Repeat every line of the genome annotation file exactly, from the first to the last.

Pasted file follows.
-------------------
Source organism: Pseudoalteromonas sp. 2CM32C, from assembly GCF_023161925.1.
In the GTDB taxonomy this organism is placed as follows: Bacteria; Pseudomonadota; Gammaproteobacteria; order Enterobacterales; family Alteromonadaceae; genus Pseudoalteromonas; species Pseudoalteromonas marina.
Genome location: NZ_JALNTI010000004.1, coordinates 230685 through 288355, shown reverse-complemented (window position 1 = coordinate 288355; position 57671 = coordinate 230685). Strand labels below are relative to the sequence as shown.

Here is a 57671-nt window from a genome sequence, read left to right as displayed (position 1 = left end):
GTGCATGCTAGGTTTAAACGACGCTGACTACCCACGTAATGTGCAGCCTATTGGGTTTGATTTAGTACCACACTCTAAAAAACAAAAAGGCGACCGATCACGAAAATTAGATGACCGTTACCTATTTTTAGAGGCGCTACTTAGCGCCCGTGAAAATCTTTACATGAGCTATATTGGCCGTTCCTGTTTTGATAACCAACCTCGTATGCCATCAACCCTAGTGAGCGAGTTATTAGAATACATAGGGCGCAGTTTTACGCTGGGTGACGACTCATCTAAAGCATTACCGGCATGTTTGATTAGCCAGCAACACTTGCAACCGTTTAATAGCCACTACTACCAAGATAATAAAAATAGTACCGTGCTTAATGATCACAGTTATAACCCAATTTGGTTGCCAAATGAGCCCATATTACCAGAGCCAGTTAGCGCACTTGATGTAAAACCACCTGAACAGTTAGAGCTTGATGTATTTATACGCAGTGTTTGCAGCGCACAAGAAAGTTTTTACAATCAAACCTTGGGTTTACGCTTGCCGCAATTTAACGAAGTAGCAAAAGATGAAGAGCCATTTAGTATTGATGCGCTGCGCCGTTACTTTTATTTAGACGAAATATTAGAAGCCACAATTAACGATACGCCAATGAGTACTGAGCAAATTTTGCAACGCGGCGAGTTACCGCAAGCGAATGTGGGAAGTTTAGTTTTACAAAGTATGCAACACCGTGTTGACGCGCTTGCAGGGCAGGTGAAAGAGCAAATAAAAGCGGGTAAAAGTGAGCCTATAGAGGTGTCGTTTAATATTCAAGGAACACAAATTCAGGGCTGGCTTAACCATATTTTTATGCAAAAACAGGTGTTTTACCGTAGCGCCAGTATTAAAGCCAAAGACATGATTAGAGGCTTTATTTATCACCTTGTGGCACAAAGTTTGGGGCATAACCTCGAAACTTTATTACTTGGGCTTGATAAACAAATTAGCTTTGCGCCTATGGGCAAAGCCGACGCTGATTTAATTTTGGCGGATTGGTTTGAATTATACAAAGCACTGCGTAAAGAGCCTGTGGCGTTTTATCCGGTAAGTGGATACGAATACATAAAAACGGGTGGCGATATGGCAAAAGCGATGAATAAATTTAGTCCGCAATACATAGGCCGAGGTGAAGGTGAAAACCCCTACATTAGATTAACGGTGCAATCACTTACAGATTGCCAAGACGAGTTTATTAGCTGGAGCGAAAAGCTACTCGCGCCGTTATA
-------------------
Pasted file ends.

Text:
Source organism: Pseudoalteromonas sp. 2CM32C, from assembly GCF_023161925.1.
In the GTDB taxonomy this organism is placed as follows: Bacteria; Pseudomonadota; Gammaproteobacteria; order Enterobacterales; family Alteromonadaceae; genus Pseudoalteromonas; species Pseudoalteromonas marina.
Genome location: NZ_JALNTI010000004.1, coordinates 230685 through 288355, shown reverse-complemented (window position 1 = coordinate 288355; position 57671 = coordinate 230685). Strand labels below are relative to the sequence as shown.

Here is a 57671-nt window from a genome sequence, read left to right as displayed (position 1 = left end):
GTGCATGCTAGGTTTAAACGACGCTGACTACCCACGTAATGTGCAGCCTATTGGGTTTGATTTAGTACCACACTCTAAAAAACAAAAAGGCGACCGATCACGAAAATTAGATGACCGTTACCTATTTTTAGAGGCGCTACTTAGCGCCCGTGAAAATCTTTACATGAGCTATATTGGCCGTTCCTGTTTTGATAACCAACCTCGTATGCCATCAACCCTAGTGAGCGAGTTATTAGAATACATAGGGCGCAGTTTTACGCTGGGTGACGACTCATCTAAAGCATTACCGGCATGTTTGATTAGCCAGCAACACTTGCAACCGTTTAATAGCCACTACTACCAAGATAATAAAAATAGTACCGTGCTTAATGATCACAGTTATAACCCAATTTGGTTGCCAAATGAGCCCATATTACCAGAGCCAGTTAGCGCACTTGATGTAAAACCACCTGAACAGTTAGAGCTTGATGTATTTATACGCAGTGTTTGCAGCGCACAAGAAAGTTTTTACAATCAAACCTTGGGTTTACGCTTGCCGCAATTTAACGAAGTAGCAAAAGATGAAGAGCCATTTAGTATTGATGCGCTGCGCCGTTACTTTTATTTAGACGAAATATTAGAAGCCACAATTAACGATACGCCAATGAGTACTGAGCAAATTTTGCAACGCGGCGAGTTACCGCAAGCGAATGTGGGAAGTTTAGTTTTACAAAGTATGCAACACCGTGTTGACGCGCTTGCAGGGCAGGTGAAAGAGCAAATAAAAGCGGGTAAAAGTGAGCCTATAGAGGTGTCGTTTAATATTCAAGGAACACAAATTCAGGGCTGGCTTAACCATATTTTTATGCAAAAACAGGTGTTTTACCGTAGCGCCAGTATTAAAGCCAAAGACATGATTAGAGGCTTTATTTATCACCTTGTGGCACAAAGTTTGGGGCATAACCTCGAAACTTTATTACTTGGGCTTGATAAACAAATTAGCTTTGCGCCTATGGGCAAAGCCGACGCTGATTTAATTTTGGCGGATTGGTTTGAATTATACAAAGCACTGCGTAAAGAGCCTGTGGCGTTTTATCCGGTAAGTGGATACGAATACATAAAAACGGGTGGCGATATGGCAAAAGCGATGAATAAATTTAGTCCGCAATACATAGGCCGAGGTGAAGGTGAAAACCCCTACATTAGATTAACGGTGCAATCACTTACAGATTGCCAAGACGAGTTTATTAGCTGGAGCGAAAAGCTACTCGCGCCGTTATA